Nearly 35 million people in the United States live with diabetes, which translates to more than one in ten Americans. This number has steadily risen over the past 50 years primarily due to dietary habits and the steady rise in obesity rates, which is a major risk factor for developing the most common form of diabetes, type 2.
Each November, the American Diabetes Association promotes American Diabetes Month to highlight the realities of living with the disease and to spread awareness of the challenges people with diabetes face. Proper disposal of sharps used in treatment is an important aspect of disease management that diabetics must deal with regularly. Let’s take a closer look at this issue and discuss how healthcare organizations, pharmaceutical companies, and commercial businesses can provide support.
Diabetic Needle Disposal Is a Common Struggle
Diabetic self-care often involves the use of sharp instruments. Many diabetics require medication or insulin to regulate their disease, and these therapies are typically delivered via injection. In addition, individuals must regularly monitor their insulin levels to make sure those readings remain in the target range. Such monitoring may involve the use of lancets or needles.
Proper diabetic sharps disposal can be challenging though. According to a 2019 Stericycle survey, one in four (25%) American adults with type 1 or type 2 diabetes say that proper sharps disposal is a top concern when it comes to managing their disease. In addition, more than 60% worry that their sharps could harm someone if not properly disposed.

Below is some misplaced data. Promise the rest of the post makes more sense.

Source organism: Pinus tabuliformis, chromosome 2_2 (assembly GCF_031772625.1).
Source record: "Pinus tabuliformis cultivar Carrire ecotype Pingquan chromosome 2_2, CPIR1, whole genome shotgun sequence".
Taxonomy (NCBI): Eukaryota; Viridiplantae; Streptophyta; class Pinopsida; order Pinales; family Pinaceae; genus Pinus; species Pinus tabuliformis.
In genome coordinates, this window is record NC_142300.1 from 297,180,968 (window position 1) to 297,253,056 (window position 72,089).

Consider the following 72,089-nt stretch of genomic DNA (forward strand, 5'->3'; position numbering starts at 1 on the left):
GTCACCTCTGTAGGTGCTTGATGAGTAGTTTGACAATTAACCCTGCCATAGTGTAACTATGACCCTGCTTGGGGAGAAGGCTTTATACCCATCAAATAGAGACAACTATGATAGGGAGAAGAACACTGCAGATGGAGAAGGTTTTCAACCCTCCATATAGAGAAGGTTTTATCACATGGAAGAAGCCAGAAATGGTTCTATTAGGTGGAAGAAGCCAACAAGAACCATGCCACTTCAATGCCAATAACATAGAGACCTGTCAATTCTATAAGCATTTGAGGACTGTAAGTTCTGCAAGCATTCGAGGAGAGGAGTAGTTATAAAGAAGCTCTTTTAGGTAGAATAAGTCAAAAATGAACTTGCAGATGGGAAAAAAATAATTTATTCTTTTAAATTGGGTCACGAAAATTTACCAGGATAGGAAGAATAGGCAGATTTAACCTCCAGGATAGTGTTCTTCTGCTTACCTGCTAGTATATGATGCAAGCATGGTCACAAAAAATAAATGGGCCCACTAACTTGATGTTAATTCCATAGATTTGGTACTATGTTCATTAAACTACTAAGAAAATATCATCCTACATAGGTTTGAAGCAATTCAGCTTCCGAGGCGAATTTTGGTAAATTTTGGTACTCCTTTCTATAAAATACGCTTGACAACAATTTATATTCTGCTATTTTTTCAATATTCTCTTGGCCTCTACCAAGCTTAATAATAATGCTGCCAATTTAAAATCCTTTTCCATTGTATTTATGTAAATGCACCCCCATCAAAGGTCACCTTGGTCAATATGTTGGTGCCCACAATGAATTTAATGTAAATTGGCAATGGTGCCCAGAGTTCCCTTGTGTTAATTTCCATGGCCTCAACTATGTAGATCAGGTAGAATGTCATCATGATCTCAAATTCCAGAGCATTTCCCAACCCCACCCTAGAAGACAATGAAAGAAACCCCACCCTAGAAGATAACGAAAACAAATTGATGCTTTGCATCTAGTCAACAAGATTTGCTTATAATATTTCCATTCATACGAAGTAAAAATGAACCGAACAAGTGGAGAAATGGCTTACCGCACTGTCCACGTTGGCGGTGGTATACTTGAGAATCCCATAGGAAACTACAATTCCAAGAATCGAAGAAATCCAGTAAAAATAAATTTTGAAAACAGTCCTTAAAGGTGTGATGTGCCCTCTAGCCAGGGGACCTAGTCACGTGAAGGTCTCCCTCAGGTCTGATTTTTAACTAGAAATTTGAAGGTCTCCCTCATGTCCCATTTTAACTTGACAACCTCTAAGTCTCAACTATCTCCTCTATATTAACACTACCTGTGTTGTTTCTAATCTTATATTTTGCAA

Although consumer disposal is not regulated, used diabetic syringes and needles should be thrown away in specially designed, puncture-proof containers that are separate from regular waste. Unfortunately, not all people with diabetes follow this procedure. Nearly one in seven patients (14%) toss needles, syringes, or lancets in a trash can when they are at home and 20% take used sharps home after administering insulin in public to throw them away in their private trash.
A Lack of Public Sharps Disposal Options Is a Problem
When in public, finding a safe place to dispose of sharps can be difficult. Nearly half (42%) of Americans with diabetes say this is the biggest hurdle when disposing of diabetic needles and lancets. Even though 69% of diabetics have administered an insulin injection in public, more than half (52%) have never encountered a sharps container in a public restroom. This lack of available disposal solutions leads 7% of diabetics to throw used sharps in public waste receptacles. Almost 40% of those who have done this say they did so because there were no safe containers nearby, and they had no other choice.
Note that people with diabetes would most likely take advantage of appropriate disposal solutions if they had ready access to them. The majority (85%) of those surveyed say an at-home sharps disposal kit would help them manage their diabetes more easily, and 75% say they would use a sharps disposal container in a public space or establishment if they saw one.
Risks of Improper Disposal of Diabetic Needles